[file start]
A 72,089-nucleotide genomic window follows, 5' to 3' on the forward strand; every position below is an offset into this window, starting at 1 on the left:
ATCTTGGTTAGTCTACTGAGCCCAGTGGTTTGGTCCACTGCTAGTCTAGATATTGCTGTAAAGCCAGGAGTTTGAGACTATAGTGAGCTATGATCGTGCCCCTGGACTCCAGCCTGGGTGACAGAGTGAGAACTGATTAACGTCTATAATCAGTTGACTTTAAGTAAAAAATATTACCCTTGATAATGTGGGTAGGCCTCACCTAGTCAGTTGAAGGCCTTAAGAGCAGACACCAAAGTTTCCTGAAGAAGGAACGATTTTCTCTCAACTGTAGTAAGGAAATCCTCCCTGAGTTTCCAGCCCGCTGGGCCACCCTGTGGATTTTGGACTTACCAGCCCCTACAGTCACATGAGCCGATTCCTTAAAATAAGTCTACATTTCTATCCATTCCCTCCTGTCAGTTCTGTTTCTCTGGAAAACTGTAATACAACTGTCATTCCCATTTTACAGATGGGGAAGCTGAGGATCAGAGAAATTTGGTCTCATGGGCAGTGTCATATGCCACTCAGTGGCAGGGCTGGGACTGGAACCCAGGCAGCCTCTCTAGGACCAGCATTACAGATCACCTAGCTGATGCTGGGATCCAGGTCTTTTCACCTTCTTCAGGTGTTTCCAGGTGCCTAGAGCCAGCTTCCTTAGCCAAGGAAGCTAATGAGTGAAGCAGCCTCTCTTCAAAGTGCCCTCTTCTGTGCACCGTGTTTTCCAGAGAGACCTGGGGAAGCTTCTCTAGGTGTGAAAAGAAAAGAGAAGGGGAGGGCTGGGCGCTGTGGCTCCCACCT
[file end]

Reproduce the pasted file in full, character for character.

A 72,089-nucleotide genomic window follows, 5' to 3' on the forward strand; every position below is an offset into this window, starting at 1 on the left:
ATCTTGGTTAGTCTACTGAGCCCAGTGGTTTGGTCCACTGCTAGTCTAGATATTGCTGTAAAGCCAGGAGTTTGAGACTATAGTGAGCTATGATCGTGCCCCTGGACTCCAGCCTGGGTGACAGAGTGAGAACTGATTAACGTCTATAATCAGTTGACTTTAAGTAAAAAATATTACCCTTGATAATGTGGGTAGGCCTCACCTAGTCAGTTGAAGGCCTTAAGAGCAGACACCAAAGTTTCCTGAAGAAGGAACGATTTTCTCTCAACTGTAGTAAGGAAATCCTCCCTGAGTTTCCAGCCCGCTGGGCCACCCTGTGGATTTTGGACTTACCAGCCCCTACAGTCACATGAGCCGATTCCTTAAAATAAGTCTACATTTCTATCCATTCCCTCCTGTCAGTTCTGTTTCTCTGGAAAACTGTAATACAACTGTCATTCCCATTTTACAGATGGGGAAGCTGAGGATCAGAGAAATTTGGTCTCATGGGCAGTGTCATATGCCACTCAGTGGCAGGGCTGGGACTGGAACCCAGGCAGCCTCTCTAGGACCAGCATTACAGATCACCTAGCTGATGCTGGGATCCAGGTCTTTTCACCTTCTTCAGGTGTTTCCAGGTGCCTAGAGCCAGCTTCCTTAGCCAAGGAAGCTAATGAGTGAAGCAGCCTCTCTTCAAAGTGCCCTCTTCTGTGCACCGTGTTTTCCAGAGAGACCTGGGGAAGCTTCTCTAGGTGTGAAAAGAAAAGAGAAGGGGAGGGCTGGGCGCTGTGGCTCCCACCT